Saturday, November 19, 2005

Finicky Eaters and Holiday Meals

By Christina VanGinkel

With all the trimmings of a traditional holiday meal, one would think that there would surely be something amongst the elaborate spread to satisfy everyone's taste buds. Normally I would agree, unless that someone is a finicky toddler or preschooler. If you happen to be looking forward to the upcoming holiday get together, save for this small matter, do not fret another minute over the matter.

Whether you are making the meal at your own home, or going to the grandparents, make a dish that will compliment the main course, no matter how elaborate the main fare being served is. Not to mention one that will delight both the finicky child and the child inside each of the adults at the table. What one dish could satisfy both? A pot of fresh baked, and oh so creamy, macaroni and cheese!

I actually cheat a bit when making this, always starting with a couple of boxes of Kraft Macaroni and Cheese that I simply embellish with fresh shredded cheddar cheese that I top it with at the last minute, then pop into the oven to bake until the cheese topping melts. If the child has a favorite meat, such as hamburger, chicken, ham, or my daughter's favorite when she was little, tuna, I will also mix that in with the pasta before topping with the cheese. This provides both a welcome dish, not to mention a filling and healthy dish for the child. Simply follow the directions on the box, dump into a small casserole dish, mix in any additional ingredients (already cooked and / or drained) top with the shredded cheese, and bake for about ten minutes or until the cheese topping is melted, and serve.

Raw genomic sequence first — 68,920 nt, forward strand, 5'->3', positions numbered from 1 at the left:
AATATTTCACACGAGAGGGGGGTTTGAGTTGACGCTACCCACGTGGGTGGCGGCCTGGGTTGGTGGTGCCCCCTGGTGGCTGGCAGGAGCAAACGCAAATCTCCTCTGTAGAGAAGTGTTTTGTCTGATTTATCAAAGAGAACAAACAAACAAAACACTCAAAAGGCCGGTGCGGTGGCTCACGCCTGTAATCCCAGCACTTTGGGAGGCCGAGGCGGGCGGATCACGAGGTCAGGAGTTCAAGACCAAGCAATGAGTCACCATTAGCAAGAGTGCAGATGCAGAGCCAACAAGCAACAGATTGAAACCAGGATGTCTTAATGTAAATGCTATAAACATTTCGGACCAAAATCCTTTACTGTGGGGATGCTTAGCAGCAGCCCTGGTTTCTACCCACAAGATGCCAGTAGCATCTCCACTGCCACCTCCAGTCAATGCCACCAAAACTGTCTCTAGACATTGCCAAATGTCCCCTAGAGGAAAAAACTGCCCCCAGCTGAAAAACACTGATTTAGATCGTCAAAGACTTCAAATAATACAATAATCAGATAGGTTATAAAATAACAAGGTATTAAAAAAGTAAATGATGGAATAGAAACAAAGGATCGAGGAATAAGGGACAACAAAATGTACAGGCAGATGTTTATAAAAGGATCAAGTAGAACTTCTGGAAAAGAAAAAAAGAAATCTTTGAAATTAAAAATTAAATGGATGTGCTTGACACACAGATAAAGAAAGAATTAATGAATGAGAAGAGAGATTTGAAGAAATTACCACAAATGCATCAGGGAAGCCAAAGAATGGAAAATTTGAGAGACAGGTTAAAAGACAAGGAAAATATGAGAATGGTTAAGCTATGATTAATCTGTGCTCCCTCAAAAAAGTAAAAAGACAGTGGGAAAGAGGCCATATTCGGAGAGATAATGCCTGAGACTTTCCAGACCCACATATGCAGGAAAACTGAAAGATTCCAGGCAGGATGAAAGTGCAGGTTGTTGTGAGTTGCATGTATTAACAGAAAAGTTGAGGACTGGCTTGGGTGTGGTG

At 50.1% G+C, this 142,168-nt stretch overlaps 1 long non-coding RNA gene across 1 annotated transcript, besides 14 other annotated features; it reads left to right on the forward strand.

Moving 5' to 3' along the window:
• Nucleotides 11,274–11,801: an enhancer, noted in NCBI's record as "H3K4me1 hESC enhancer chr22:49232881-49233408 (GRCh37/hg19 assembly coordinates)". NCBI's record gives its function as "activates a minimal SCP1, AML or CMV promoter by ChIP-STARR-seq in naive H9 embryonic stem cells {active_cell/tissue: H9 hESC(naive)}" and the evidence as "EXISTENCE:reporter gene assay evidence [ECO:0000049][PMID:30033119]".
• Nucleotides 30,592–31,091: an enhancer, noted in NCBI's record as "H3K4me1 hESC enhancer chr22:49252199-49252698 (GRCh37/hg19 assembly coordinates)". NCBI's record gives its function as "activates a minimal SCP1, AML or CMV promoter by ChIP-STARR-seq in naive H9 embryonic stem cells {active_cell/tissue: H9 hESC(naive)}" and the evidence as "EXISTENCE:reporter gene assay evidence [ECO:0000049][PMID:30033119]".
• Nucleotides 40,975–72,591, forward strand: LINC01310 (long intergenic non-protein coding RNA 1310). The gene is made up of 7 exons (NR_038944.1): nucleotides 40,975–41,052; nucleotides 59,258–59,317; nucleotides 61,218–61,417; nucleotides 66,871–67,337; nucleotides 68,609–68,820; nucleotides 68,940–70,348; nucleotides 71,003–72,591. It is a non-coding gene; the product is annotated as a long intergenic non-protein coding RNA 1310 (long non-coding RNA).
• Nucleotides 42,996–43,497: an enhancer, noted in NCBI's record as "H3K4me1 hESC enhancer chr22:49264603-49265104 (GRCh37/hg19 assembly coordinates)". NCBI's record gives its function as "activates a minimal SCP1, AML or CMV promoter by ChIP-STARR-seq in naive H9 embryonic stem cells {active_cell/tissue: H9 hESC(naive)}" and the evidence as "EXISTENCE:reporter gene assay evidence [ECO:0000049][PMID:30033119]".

Another kid favorite, though this may surprise many, is fresh vegetables. When cooking, set aside some fresh carrots and celery. Slice into thin sticks, and arrange in small plastic, colored cups. Kids will enjoy having their very own 'munch stack' next to their plate. I always pour a bit of bottled salad dressing in the bottom of the cups, tell them it's dip, and they are happily dipping away instead of pouting that they do not like what is in front of them.

Another tactic that I have used through the years with a child that is at least pre-school age is to let them help create and cook at least one dish. If there is not something on the menu that they want to help create, hand them a cookbook that is filled with pictures, and let them browse until they find something. Be sure to start this several days before the actual meal so that you will have time to gather the needed ingredients. When they have a personal stake in the meal, they are more apt to want to eat it. This works great for finicky eaters; as they get to witness what is going into the meal, so do not have to worry about surprises. I always am honest with them too, and tell them upfront what is in a dish, especially if they ask.

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